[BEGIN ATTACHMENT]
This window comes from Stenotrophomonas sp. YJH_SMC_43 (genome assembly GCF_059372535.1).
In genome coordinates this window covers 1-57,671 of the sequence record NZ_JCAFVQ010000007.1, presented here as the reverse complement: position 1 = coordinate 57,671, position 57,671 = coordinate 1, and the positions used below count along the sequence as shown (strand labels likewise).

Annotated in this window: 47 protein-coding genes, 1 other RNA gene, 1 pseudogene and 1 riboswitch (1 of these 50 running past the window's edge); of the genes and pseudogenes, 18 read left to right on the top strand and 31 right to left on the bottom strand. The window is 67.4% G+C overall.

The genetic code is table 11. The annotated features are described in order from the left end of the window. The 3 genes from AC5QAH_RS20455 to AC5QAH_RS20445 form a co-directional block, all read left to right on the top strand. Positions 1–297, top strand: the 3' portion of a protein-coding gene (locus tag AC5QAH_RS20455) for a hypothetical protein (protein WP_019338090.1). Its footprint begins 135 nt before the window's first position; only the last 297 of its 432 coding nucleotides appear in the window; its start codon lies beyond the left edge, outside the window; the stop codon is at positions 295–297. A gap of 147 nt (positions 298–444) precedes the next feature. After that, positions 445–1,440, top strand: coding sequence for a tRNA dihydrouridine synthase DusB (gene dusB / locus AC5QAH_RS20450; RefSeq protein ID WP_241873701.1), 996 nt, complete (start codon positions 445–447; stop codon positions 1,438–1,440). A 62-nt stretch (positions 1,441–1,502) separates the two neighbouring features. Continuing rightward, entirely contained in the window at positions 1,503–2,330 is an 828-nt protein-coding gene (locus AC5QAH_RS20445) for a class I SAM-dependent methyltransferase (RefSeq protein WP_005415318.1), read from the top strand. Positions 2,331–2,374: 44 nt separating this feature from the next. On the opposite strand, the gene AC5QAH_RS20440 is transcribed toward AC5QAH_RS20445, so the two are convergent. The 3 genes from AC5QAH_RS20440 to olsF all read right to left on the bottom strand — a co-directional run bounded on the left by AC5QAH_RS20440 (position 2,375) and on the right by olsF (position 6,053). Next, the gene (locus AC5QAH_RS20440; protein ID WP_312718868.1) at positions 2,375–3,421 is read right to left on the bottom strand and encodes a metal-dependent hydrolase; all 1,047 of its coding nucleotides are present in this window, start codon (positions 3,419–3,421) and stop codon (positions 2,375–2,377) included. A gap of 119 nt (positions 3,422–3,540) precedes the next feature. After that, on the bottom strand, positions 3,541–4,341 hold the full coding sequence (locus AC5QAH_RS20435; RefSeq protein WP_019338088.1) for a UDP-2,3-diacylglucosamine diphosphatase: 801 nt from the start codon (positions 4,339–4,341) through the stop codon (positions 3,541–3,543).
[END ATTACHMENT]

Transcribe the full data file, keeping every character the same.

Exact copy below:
This window comes from Stenotrophomonas sp. YJH_SMC_43 (genome assembly GCF_059372535.1).
In genome coordinates this window covers 1-57,671 of the sequence record NZ_JCAFVQ010000007.1, presented here as the reverse complement: position 1 = coordinate 57,671, position 57,671 = coordinate 1, and the positions used below count along the sequence as shown (strand labels likewise).

Annotated in this window: 47 protein-coding genes, 1 other RNA gene, 1 pseudogene and 1 riboswitch (1 of these 50 running past the window's edge); of the genes and pseudogenes, 18 read left to right on the top strand and 31 right to left on the bottom strand. The window is 67.4% G+C overall.

The genetic code is table 11. The annotated features are described in order from the left end of the window. The 3 genes from AC5QAH_RS20455 to AC5QAH_RS20445 form a co-directional block, all read left to right on the top strand. Positions 1–297, top strand: the 3' portion of a protein-coding gene (locus tag AC5QAH_RS20455) for a hypothetical protein (protein WP_019338090.1). Its footprint begins 135 nt before the window's first position; only the last 297 of its 432 coding nucleotides appear in the window; its start codon lies beyond the left edge, outside the window; the stop codon is at positions 295–297. A gap of 147 nt (positions 298–444) precedes the next feature. After that, positions 445–1,440, top strand: coding sequence for a tRNA dihydrouridine synthase DusB (gene dusB / locus AC5QAH_RS20450; RefSeq protein ID WP_241873701.1), 996 nt, complete (start codon positions 445–447; stop codon positions 1,438–1,440). A 62-nt stretch (positions 1,441–1,502) separates the two neighbouring features. Continuing rightward, entirely contained in the window at positions 1,503–2,330 is an 828-nt protein-coding gene (locus AC5QAH_RS20445) for a class I SAM-dependent methyltransferase (RefSeq protein WP_005415318.1), read from the top strand. Positions 2,331–2,374: 44 nt separating this feature from the next. On the opposite strand, the gene AC5QAH_RS20440 is transcribed toward AC5QAH_RS20445, so the two are convergent. The 3 genes from AC5QAH_RS20440 to olsF all read right to left on the bottom strand — a co-directional run bounded on the left by AC5QAH_RS20440 (position 2,375) and on the right by olsF (position 6,053). Next, the gene (locus AC5QAH_RS20440; protein ID WP_312718868.1) at positions 2,375–3,421 is read right to left on the bottom strand and encodes a metal-dependent hydrolase; all 1,047 of its coding nucleotides are present in this window, start codon (positions 3,419–3,421) and stop codon (positions 2,375–2,377) included. A gap of 119 nt (positions 3,422–3,540) precedes the next feature. After that, on the bottom strand, positions 3,541–4,341 hold the full coding sequence (locus AC5QAH_RS20435; RefSeq protein WP_019338088.1) for a UDP-2,3-diacylglucosamine diphosphatase: 801 nt from the start codon (positions 4,339–4,341) through the stop codon (positions 3,541–3,543).